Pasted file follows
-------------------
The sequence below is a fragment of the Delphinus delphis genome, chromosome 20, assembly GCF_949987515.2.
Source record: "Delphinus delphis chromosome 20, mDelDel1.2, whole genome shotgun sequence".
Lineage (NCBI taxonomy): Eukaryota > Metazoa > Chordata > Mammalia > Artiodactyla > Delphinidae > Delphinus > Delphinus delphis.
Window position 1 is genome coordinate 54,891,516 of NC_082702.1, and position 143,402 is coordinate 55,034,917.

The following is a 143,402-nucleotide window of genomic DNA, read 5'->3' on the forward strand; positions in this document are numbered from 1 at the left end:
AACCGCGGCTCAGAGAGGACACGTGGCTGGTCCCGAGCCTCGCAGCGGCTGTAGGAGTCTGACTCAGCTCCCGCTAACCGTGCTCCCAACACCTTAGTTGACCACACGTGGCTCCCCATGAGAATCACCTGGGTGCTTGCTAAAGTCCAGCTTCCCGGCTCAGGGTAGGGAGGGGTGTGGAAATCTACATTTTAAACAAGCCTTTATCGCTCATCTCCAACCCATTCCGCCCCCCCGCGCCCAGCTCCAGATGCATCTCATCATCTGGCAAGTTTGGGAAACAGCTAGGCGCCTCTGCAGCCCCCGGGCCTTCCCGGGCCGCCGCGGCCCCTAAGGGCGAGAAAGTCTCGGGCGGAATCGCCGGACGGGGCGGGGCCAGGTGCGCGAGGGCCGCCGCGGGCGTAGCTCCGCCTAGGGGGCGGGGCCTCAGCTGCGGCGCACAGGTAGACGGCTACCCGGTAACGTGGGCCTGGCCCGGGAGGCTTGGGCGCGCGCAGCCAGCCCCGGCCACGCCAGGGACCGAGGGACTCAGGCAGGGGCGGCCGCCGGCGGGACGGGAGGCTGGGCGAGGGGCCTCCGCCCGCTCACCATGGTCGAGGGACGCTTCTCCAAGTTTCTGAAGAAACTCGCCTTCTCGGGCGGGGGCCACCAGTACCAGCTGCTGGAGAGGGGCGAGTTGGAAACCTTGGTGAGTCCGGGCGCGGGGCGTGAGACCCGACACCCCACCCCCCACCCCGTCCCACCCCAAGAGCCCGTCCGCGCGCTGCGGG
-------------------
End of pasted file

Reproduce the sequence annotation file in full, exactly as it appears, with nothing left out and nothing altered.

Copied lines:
The sequence below is a fragment of the Delphinus delphis genome, chromosome 20, assembly GCF_949987515.2.
Source record: "Delphinus delphis chromosome 20, mDelDel1.2, whole genome shotgun sequence".
Lineage (NCBI taxonomy): Eukaryota > Metazoa > Chordata > Mammalia > Artiodactyla > Delphinidae > Delphinus > Delphinus delphis.
Window position 1 is genome coordinate 54,891,516 of NC_082702.1, and position 143,402 is coordinate 55,034,917.

The following is a 143,402-nucleotide window of genomic DNA, read 5'->3' on the forward strand; positions in this document are numbered from 1 at the left end:
AACCGCGGCTCAGAGAGGACACGTGGCTGGTCCCGAGCCTCGCAGCGGCTGTAGGAGTCTGACTCAGCTCCCGCTAACCGTGCTCCCAACACCTTAGTTGACCACACGTGGCTCCCCATGAGAATCACCTGGGTGCTTGCTAAAGTCCAGCTTCCCGGCTCAGGGTAGGGAGGGGTGTGGAAATCTACATTTTAAACAAGCCTTTATCGCTCATCTCCAACCCATTCCGCCCCCCCGCGCCCAGCTCCAGATGCATCTCATCATCTGGCAAGTTTGGGAAACAGCTAGGCGCCTCTGCAGCCCCCGGGCCTTCCCGGGCCGCCGCGGCCCCTAAGGGCGAGAAAGTCTCGGGCGGAATCGCCGGACGGGGCGGGGCCAGGTGCGCGAGGGCCGCCGCGGGCGTAGCTCCGCCTAGGGGGCGGGGCCTCAGCTGCGGCGCACAGGTAGACGGCTACCCGGTAACGTGGGCCTGGCCCGGGAGGCTTGGGCGCGCGCAGCCAGCCCCGGCCACGCCAGGGACCGAGGGACTCAGGCAGGGGCGGCCGCCGGCGGGACGGGAGGCTGGGCGAGGGGCCTCCGCCCGCTCACCATGGTCGAGGGACGCTTCTCCAAGTTTCTGAAGAAACTCGCCTTCTCGGGCGGGGGCCACCAGTACCAGCTGCTGGAGAGGGGCGAGTTGGAAACCTTGGTGAGTCCGGGCGCGGGGCGTGAGACCCGACACCCCACCCCCCACCCCGTCCCACCCCAAGAGCCCGTCCGCGCGCTGCGGG